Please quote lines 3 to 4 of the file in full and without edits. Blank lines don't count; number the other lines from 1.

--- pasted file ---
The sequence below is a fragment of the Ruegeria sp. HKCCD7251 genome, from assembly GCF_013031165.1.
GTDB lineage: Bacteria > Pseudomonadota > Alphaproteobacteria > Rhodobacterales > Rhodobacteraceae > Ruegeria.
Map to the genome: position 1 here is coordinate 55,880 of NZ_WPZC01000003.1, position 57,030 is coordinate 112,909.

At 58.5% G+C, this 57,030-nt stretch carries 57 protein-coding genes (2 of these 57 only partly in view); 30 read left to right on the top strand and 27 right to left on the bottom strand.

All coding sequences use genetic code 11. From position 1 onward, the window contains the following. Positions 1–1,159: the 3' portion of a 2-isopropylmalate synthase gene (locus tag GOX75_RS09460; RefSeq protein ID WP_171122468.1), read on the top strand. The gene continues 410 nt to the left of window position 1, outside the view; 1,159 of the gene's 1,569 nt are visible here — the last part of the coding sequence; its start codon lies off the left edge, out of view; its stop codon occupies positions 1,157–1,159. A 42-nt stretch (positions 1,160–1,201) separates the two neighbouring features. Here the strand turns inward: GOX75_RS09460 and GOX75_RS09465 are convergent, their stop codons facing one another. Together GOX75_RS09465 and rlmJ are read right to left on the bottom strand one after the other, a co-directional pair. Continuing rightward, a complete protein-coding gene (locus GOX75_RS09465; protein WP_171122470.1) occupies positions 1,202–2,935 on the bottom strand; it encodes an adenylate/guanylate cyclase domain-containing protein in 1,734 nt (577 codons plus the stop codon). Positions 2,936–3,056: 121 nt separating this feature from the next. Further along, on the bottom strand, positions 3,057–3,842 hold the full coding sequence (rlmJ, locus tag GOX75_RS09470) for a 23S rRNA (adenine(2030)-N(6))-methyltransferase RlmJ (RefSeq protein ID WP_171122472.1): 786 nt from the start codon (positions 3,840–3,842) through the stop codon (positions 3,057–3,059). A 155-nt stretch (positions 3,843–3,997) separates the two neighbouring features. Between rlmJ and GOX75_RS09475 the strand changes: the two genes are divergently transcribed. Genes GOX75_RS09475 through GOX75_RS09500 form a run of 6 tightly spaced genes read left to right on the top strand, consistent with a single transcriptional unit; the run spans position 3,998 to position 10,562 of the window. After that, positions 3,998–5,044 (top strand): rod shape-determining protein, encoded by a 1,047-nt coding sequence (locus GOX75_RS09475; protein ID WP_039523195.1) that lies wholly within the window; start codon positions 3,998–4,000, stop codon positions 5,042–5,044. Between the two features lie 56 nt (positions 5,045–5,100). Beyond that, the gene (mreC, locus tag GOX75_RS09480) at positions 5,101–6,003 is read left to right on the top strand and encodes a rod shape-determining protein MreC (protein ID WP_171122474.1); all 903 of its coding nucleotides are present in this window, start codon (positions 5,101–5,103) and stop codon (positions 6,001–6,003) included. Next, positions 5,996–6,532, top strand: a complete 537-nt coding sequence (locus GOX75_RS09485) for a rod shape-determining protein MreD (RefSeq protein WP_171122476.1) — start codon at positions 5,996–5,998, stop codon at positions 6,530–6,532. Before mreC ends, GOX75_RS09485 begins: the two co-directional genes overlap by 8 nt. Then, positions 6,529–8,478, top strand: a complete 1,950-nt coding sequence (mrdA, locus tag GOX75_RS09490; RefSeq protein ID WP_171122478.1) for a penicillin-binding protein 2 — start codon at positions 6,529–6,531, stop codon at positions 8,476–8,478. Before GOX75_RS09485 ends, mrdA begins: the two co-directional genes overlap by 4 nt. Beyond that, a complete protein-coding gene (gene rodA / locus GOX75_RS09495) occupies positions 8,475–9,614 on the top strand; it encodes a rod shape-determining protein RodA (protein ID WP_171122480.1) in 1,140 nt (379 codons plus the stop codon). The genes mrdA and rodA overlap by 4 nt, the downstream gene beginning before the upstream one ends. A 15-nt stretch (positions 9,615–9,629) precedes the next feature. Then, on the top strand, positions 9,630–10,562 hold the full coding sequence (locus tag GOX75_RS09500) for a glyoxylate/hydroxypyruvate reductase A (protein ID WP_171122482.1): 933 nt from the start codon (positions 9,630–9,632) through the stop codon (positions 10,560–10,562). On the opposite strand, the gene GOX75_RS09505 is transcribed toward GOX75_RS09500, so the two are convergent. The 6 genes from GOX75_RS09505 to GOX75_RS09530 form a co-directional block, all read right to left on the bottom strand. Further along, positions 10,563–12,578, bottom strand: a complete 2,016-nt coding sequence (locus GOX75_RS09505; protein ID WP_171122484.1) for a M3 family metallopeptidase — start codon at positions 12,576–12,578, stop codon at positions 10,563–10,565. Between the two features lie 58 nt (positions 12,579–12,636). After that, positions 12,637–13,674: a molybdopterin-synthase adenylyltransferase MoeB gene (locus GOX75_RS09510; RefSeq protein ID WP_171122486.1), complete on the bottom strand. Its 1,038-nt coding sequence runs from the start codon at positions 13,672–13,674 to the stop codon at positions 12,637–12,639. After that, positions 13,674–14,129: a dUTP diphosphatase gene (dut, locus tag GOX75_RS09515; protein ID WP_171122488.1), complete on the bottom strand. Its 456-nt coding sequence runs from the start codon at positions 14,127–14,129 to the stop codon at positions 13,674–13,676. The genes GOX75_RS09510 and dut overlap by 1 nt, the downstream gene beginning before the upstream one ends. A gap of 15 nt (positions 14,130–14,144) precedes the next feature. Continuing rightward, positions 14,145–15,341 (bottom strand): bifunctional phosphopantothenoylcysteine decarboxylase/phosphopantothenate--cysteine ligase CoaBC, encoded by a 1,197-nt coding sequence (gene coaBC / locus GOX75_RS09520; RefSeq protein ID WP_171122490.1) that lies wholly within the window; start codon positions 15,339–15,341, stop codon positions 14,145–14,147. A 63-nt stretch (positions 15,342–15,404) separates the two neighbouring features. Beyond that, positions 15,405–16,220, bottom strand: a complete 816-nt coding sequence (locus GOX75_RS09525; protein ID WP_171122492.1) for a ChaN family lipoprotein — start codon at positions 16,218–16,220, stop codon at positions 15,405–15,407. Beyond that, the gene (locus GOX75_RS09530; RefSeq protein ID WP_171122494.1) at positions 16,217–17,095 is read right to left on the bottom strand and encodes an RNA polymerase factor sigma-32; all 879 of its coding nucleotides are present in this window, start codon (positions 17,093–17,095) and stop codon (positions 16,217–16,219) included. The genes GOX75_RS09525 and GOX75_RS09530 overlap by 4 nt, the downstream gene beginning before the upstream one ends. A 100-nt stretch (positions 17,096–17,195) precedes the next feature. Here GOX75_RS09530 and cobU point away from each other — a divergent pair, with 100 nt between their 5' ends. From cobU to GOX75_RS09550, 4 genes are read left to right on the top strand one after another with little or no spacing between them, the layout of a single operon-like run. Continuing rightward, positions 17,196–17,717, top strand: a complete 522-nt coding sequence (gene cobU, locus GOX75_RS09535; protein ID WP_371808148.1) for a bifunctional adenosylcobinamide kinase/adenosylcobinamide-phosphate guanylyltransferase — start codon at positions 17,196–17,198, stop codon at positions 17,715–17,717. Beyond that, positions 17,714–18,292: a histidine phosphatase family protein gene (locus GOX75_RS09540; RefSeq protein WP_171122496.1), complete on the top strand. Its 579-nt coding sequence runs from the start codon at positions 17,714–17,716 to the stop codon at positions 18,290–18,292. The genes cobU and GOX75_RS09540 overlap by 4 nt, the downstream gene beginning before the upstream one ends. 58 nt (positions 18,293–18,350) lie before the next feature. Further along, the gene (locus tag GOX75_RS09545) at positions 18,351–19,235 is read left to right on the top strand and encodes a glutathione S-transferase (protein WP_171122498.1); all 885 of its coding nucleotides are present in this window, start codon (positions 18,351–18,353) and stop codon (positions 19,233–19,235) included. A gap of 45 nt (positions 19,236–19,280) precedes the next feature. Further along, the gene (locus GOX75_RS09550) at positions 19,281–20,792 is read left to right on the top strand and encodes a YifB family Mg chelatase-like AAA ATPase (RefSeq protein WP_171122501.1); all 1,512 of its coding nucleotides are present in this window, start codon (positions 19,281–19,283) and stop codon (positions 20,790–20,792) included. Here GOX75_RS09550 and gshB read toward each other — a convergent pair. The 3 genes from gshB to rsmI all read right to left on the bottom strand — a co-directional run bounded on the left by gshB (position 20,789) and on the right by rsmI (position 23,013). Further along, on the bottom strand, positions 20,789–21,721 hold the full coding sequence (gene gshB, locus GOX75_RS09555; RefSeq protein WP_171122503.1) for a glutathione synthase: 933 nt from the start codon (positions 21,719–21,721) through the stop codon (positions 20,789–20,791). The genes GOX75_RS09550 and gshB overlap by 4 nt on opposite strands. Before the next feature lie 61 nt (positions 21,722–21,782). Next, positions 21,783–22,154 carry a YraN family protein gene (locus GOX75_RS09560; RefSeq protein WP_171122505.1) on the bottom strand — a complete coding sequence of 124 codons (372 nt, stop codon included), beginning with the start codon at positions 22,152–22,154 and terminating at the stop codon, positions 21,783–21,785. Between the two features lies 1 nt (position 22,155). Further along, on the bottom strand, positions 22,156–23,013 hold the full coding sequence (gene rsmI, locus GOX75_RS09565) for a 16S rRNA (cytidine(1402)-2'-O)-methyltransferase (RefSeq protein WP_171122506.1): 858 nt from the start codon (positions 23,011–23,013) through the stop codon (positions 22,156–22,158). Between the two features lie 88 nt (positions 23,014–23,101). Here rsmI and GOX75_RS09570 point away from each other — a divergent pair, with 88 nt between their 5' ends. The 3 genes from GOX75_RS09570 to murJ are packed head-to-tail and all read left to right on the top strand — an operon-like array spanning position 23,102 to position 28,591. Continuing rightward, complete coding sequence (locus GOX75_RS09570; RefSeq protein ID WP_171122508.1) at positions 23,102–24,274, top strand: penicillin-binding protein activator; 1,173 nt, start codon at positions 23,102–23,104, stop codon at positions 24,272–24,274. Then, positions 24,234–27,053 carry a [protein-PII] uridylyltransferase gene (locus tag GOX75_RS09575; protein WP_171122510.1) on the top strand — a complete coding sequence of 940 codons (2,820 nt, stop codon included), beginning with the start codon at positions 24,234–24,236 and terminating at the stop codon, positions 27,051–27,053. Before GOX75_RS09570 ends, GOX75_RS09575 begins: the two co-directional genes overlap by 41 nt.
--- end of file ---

Map to the genome: position 1 here is coordinate 55,880 of NZ_WPZC01000003.1, position 57,030 is coordinate 112,909.

At 58.5% G+C, this 57,030-nt stretch carries 57 protein-coding genes (2 of these 57 only partly in view); 30 read left to right on the top strand and 27 right to left on the bottom strand.